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Algorithm for Constructing Statistical Analysis of Variance Models

IP.com Disclosure Number: IPCOM000076840D
Original Publication Date: 1972-May-01
Included in the Prior Art Database: 2005-Feb-24
Document File: 3 page(s) / 22K

Publishing Venue

IBM

Related People

Stacy, EW: AUTHOR

Abstract

One step in the analysis of variance for statistically designed experiments is the formal statement of a mathematical model of the design. This facilitates, for example, the computation of expected values for mean squares which are encountered in the analysis of variance. The model expresses the "structure" of data which is collected or observed. Models are linear in terms of the main effects (factors) and their interactions. The experimental design dictates which interaction terms must appear in the model.

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Algorithm for Constructing Statistical Analysis of Variance Models

One step in the analysis of variance for statistically designed experiments is the formal statement of a mathematical model of the design. This facilitates, for example, the computation of expected values for mean squares which are encountered in the analysis of variance. The model expresses the "structure" of data which is collected or observed. Models are linear in terms of the main effects (factors) and their interactions. The experimental design dictates which interaction terms must appear in the model.

This is an algorithm for constructing a model for any of a large variety of designs, which are classified as crossed, nested, cross-nested, or split-plot.

Input to the algorithm consists of nesting information about each of the factors, here denoted by A, B, C.... Means is denoted by Omega; and error is denoted by Epsilon. The following, a model for a three-way classification cross- nested with C nested in B, is an illustration in which experimental data is indicated by Y(ijkl):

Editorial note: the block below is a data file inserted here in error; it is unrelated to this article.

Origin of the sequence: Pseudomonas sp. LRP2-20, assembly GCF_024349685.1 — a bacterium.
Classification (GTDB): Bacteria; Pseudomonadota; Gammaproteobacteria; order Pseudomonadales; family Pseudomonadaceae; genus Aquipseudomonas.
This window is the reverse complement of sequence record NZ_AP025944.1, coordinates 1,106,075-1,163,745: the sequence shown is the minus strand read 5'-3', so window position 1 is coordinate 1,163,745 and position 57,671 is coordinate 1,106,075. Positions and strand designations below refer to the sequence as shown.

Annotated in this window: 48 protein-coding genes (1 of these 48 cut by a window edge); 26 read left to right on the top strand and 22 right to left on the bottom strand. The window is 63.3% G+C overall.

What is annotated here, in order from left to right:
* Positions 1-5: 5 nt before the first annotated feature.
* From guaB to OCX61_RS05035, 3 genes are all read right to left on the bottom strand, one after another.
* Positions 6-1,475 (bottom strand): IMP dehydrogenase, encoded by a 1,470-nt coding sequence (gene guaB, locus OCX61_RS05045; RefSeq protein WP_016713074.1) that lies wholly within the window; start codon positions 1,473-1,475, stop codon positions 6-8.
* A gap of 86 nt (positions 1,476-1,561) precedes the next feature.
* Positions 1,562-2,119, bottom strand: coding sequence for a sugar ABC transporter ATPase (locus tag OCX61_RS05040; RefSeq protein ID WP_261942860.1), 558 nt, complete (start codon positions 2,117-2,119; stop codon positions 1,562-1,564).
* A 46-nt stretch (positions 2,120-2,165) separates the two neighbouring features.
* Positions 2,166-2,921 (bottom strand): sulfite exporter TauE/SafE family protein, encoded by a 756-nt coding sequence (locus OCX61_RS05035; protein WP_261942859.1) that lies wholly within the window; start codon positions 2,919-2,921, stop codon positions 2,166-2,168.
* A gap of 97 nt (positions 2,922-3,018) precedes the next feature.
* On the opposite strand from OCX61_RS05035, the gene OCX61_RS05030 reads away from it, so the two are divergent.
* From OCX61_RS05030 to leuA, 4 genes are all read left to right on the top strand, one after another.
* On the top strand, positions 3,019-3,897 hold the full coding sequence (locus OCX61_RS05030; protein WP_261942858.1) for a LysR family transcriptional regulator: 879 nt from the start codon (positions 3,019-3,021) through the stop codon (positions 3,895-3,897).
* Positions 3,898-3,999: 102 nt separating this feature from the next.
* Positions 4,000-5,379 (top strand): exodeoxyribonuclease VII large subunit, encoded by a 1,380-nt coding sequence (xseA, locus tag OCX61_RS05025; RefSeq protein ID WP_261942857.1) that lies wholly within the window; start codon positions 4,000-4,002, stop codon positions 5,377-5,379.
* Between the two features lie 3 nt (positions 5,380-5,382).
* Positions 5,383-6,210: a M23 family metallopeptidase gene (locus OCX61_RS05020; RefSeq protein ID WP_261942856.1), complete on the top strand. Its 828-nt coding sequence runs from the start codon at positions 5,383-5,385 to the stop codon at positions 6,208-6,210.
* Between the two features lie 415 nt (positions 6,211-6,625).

(Image Omitted)

The factors A, B, and C appear along with the two-factor interaction (AB) and (AC). If no factor were nested, the model would have to accommodate one more two-factor interaction and the three-factor interaction.

Appearance or nonappearance of the symbol for a factor in any term is indicated by 1 or 0, respectively. Thus, in reference to the above illustration, the interaction (AC) is denoted by 101 since the symbol for factor B is absent.

Steps in the algorithm are: 1. Consider the factors and all conceivable interactions (two factor, three-factor, etc. up to k-factor interactions where k is the number of factors). These are generated systematically by converting the numbers 1, 2,...,(2/k/-1) from base 10 to base 2 and modifying their format by affixing zeros on the left, if necessary, so that each number is associated with k digits. (To illustrate the modified format, the number 1(base2) written 00...01, the number of indicated zeros being k-1). The resulting 2/k/-1 numbers indicate all possible combinations of k factors taken one at a time, 2 at a time, 3 at a time, etc. 2. Consider each number and discard any which indicate the presence of a factor in the absence of any factor in which it is nested. If no factor is nested in another, none of the indicated numbers would be discarded. Or, if C is nested in B, a number is discarded whenever a 1 appears in the third position but not in the second position. 3. Consider the remaining numbers for possible changes in their nonzero elements. Change 1 to 0 if the corresponding factor is such that, in the same number, some other fact...